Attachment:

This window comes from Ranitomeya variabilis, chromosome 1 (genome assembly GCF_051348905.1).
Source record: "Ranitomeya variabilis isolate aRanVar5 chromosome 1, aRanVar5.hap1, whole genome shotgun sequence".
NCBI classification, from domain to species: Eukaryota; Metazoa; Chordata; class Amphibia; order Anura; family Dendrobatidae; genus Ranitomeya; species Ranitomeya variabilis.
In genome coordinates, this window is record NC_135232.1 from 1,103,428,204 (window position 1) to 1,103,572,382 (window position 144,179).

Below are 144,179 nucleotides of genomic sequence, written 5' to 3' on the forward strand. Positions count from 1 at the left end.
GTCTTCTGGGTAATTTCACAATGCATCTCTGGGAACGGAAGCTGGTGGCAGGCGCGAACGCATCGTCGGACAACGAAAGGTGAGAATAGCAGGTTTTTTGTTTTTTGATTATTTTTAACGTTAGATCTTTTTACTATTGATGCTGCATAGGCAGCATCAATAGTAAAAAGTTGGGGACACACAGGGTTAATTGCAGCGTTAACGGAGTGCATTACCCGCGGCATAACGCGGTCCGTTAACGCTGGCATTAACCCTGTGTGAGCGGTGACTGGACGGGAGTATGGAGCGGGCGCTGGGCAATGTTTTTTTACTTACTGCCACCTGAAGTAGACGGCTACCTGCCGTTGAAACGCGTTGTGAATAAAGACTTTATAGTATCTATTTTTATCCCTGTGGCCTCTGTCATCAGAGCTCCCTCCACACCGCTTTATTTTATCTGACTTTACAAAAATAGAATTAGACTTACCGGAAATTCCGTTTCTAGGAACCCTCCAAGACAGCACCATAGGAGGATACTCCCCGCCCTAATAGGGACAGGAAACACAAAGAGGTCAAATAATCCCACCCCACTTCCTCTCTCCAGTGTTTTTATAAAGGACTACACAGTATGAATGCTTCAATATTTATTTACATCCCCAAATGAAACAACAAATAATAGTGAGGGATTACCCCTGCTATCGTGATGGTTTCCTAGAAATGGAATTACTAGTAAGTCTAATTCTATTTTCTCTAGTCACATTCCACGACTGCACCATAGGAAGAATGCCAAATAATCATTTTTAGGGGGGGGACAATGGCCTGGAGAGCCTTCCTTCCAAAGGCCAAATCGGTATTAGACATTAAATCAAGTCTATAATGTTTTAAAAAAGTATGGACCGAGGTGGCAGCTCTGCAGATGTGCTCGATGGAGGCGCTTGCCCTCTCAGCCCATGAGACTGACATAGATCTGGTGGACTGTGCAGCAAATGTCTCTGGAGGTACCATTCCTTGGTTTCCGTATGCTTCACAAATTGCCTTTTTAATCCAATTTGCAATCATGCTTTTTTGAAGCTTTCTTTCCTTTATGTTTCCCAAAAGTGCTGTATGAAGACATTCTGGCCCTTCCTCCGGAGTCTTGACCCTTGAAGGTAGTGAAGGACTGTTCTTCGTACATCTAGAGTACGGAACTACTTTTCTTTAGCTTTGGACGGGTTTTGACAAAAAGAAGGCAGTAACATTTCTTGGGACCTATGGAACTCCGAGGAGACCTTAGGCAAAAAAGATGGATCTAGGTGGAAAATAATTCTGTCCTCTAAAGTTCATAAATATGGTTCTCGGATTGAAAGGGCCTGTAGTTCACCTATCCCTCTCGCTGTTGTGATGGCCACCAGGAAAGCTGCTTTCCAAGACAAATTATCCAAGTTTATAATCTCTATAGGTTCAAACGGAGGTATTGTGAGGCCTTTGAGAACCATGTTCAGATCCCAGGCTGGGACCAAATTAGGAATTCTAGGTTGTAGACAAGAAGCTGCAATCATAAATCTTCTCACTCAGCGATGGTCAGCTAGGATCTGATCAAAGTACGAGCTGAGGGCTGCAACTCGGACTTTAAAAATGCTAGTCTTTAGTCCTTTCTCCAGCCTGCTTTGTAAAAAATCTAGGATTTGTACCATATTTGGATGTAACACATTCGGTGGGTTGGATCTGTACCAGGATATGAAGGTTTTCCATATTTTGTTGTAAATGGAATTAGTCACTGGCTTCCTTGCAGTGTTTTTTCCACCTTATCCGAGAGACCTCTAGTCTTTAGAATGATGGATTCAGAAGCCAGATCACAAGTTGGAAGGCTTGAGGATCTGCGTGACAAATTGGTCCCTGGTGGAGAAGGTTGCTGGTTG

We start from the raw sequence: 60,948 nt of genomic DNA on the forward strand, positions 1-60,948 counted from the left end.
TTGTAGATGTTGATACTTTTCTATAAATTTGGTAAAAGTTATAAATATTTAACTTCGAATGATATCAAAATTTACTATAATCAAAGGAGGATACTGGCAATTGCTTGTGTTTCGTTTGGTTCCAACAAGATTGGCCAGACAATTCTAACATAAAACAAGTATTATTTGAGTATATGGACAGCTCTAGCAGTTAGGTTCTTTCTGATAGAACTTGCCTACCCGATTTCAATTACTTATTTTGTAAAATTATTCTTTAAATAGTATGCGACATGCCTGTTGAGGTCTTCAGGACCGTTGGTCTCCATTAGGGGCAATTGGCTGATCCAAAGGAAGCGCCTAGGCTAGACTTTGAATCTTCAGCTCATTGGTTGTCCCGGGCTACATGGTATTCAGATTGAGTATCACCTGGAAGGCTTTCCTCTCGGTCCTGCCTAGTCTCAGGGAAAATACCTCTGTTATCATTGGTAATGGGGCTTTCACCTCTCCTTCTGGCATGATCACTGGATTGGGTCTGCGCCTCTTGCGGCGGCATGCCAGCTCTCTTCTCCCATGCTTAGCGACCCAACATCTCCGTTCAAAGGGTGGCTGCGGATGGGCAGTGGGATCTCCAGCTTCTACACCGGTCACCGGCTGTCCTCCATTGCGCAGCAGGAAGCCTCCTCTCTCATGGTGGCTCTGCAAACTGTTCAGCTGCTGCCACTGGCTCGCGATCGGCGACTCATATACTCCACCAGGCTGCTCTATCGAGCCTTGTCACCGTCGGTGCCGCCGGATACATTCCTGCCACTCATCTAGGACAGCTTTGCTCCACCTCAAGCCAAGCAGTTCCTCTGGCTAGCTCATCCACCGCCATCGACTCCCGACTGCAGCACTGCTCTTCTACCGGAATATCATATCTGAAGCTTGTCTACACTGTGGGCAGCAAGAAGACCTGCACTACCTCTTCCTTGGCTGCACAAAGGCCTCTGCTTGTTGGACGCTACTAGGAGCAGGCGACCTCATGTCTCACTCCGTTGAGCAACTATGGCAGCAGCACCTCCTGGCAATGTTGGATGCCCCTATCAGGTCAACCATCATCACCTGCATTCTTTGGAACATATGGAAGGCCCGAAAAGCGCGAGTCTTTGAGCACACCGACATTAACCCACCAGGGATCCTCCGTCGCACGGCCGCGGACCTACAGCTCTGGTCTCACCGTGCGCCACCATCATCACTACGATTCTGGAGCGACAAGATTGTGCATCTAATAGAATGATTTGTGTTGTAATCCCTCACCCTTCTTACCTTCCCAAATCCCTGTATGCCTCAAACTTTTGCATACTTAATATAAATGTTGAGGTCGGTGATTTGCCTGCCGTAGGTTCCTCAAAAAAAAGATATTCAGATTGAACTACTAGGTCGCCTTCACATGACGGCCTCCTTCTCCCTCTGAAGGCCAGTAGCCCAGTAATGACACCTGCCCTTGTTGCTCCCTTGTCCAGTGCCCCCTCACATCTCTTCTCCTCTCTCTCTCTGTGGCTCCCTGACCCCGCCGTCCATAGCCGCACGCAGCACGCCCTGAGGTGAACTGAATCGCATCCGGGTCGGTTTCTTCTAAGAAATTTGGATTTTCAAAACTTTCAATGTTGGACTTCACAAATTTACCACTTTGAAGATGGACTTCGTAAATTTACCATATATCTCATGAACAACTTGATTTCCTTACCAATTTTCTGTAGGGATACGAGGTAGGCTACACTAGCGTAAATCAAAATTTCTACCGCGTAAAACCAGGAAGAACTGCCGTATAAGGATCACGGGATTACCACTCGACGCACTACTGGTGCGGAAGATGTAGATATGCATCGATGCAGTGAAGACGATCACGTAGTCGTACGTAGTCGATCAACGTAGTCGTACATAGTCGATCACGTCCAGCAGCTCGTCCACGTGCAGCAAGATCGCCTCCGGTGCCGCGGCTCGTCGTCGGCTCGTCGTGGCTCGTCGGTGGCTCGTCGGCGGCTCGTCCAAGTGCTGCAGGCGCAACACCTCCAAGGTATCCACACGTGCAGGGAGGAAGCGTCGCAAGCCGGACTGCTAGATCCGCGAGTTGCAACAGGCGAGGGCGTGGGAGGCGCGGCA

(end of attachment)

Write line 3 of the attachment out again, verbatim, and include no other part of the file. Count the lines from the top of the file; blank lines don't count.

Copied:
NCBI classification, from domain to species: Eukaryota; Metazoa; Chordata; class Amphibia; order Anura; family Dendrobatidae; genus Ranitomeya; species Ranitomeya variabilis.